Sharing information and promoting earthbag building
|Building Components with Earthbag Building
Questions answered by Kelly Hart
Q: Is it possible/recommended to use earthbag construction for interior walls?
A: You can certainly use earthbags for interior walls, but bear in mind that they do take up that extra space, and that if there is going to be much plumbing in the wall it is often easier to use conventional wood framing.
Q: How is the electrical done?
A: Electrical wire can be routed between the bags before they get plastered, either with conduit or using UF wire accepted for direct burial.
Comment (Owen): Here's an easy way for mounting outlets. You can add just one piece of plywood to the side and place it at a butt joint. Nail or pin it into the end of a bag.
Response from Kelly: When I was ready to install electrical boxes in my house in Crestone, I simply drove some long pointed wooden stakes into the bags where I wanted them and left enough sticking out to screw the boxes to. With the scoria this was easy to do and they were plenty firm. This may be harder to do with some soils, especially if stabilized. Once the stakes were driven in they were amazingly firm and did not wobble, and of course the plaster holds them even firmer. Your method and Kaki and Doni's are likely more certainly secure, but the stakes have the advantage that they can be done later, when you might be more sure of where you want them.
Q: What in your experience is the best way to handle things that are sunk into the wall in conventional construction, like light switch and electrical outlet boxes, or the various fixtures that are usually anchored into studs?
A: There are a variety of ways to handle such fixtures, and several are outlined at our blog: earthbagbuilding.wordpress.com
Q: How is the plumbing done, assuming that you tap the city for water/sewer?
A: Often it is easier to route plumbing into wood framed partition walls inside the house, and otherwise route drains and such under the floor.
Q: Should the plumbing be stubbed up in the floors or should it come from outside through the walls?
A: In my earthbag house I brought the primary water line in below frost level and then up to connect with plumbing in a framed interior wall. This avoids any issues with freezing pipes.
Q: I am interested in building an earthbag home. My question is about plumbing for the toilet and shower. How is the toilet plan setup and where does it drain to?
A: Typically the plumbing that you describe would go under the floor, in the ground, and be set in place before the wall building begins. The black water from the toilet needs to drain to an appropriate septic tank or sewer line. The shower drain could be plumbed into a gray-water tank for possible re-use if you want.
Q: I am considering a strawbale with an earthbag foundation. I live in Illinois...cold winters wet spring. My question is, can I use a radiant heat system between the earthbags?
A: Radiant heat works best when imbedded in a solid thermal mass floor, such as adobe or concrete. If you want to embed radiant heat tubes between the earthbags, this might be possible, but I am not sure how well it would work. The bags would have to be filled with good adobe soil and well insulated on the outside.
Q: I am nervous about plumbing and earthbag walls - Paulina implies it can be done, but her description is fairly brief.
A: I actually used wood framing in the wall between my utility space (with washer and dryer and water heater) and the bathroom, because there was so much plumbing to fit there that it was far easier to do that. On the other hand, you can run water lines in the cracks between bags and even through bag wall (either by leaving larger pipe chases or even pounding the pipe through wall later)...so you can go either way.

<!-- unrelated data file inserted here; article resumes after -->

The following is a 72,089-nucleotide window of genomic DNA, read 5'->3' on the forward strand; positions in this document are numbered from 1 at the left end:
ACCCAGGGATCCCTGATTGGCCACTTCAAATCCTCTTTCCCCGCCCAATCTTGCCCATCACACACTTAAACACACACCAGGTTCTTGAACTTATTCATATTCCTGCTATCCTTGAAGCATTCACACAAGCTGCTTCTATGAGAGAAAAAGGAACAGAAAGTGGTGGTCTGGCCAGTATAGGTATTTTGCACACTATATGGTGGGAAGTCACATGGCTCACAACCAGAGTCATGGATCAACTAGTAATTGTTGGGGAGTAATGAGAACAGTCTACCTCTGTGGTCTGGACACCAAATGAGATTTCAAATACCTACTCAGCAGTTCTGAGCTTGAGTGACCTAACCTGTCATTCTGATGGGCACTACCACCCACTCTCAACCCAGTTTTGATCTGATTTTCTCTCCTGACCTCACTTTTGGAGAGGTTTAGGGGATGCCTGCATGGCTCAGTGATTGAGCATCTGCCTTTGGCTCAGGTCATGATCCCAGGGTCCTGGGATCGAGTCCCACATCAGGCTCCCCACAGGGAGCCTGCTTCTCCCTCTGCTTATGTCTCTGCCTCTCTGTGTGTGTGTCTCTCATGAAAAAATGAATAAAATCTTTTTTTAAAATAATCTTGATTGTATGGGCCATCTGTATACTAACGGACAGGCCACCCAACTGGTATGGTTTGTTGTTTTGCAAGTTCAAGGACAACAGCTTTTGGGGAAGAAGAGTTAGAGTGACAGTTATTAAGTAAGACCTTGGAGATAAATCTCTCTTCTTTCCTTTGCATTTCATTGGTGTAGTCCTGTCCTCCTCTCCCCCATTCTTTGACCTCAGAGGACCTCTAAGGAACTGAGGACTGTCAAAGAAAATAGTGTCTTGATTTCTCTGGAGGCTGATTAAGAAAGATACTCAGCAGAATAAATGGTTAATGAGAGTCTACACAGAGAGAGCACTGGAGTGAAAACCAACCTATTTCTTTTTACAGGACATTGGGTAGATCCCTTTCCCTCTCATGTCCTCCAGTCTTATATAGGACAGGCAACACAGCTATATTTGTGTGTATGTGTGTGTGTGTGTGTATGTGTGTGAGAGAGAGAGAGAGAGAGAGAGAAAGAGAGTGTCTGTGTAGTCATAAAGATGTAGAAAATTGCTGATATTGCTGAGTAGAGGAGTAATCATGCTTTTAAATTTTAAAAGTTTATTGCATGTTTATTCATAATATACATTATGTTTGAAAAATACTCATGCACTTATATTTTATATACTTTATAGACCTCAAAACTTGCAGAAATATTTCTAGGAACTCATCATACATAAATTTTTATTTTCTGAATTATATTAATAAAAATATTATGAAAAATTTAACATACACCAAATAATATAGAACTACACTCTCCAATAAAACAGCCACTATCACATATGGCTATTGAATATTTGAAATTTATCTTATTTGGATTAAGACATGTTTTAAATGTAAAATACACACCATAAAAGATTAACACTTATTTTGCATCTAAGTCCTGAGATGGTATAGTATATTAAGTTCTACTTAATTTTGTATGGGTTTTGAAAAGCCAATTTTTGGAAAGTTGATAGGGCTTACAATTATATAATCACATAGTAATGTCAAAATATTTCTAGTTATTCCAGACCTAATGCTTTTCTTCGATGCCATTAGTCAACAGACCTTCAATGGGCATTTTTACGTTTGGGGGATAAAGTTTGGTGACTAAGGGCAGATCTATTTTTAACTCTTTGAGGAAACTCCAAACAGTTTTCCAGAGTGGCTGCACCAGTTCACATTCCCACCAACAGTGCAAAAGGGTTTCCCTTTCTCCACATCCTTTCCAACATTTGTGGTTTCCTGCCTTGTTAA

Q: When you put your water plumbing into the house from outside, is there some trick that I need to know?
A: I placed mine underground below the frost line to enter the house, and then came up through the floor where I needed it. If frost is not an issue, then it would be possible to just poke the pipe directly through the wall while you are building it, or even pound a section of steel pipe through after the fact.
Q: What would options be to keep utilities out of concrete while using earthbag stem walls? I'm curious if one could run the utilities alongside the interior stem wall and floor while hiding it in an isolation box/large moulding.
A: I usually advise that people keep plumbing out of earthbag walls, except to just penetrate from one side to the other. This leaves either under the floor or in interior cavity walls for the plumbing. Your idea of having a chase for the plumbing disguised as molding certainly seems feasible to me, as long as you construct it in such a way that it pleases you.
Q: What is used for the slab inside the the outer walls? I have no idea of what would work other than concrete. If there is something else will carpet or tile be able to cover it?
A: A concrete pad is certainly one option, but is not the only one. The floor could also be made with flagstone, brick, pavers, poured adobe or rammed earth. Carpet could be laid over any of these, but tile would need a solid concrete base most likely.
Q: For the floor, instead of doing a cement footing, could one not insert floor joists after the second or third row of bags? One joist where the bags join on one course of bags? This would create a floating floor of sorts and underneath could be filled with any sort of recycled insulation material. Then no cement at all would be required for the foundation. Floor joists would be 15cm tall so maybe it would be two courses of bags to reach that height before going back to an alternate row... think it would work?
A: Sure, you could do that. I basically did the same thing when I framed joists for a loft in earthbag domes that I have built. You might want to place a horizontal plate for the joists to rest on so that they will be level and the bearing weight of the upper story will be more spread out.
Q: What do you recommend for the most economical nice looking roof for a rectangular 1500 square foot home?
A: All of the standard roofs that are used with conventional homes can be employed on a home with earthbag walls. One of the least expensive and ecological is actually metal roofing, since it can be made with minimal framing and much of the steel is recycled these days. You would still need to insulated the roof from below in some way.
Q: My mother and I live together. I want to build an earthbag home in Utah. My mother is ok with it as long as its square. I want an earthen roof. We live in an earthquake zone. Domes seem the only possibility. She won't accept domes. Vaults on the other hand, seem ok with her. Is there a way to make it work? Maybe buttresses or additional inner vaulted arches set periodically, or even a compression ring?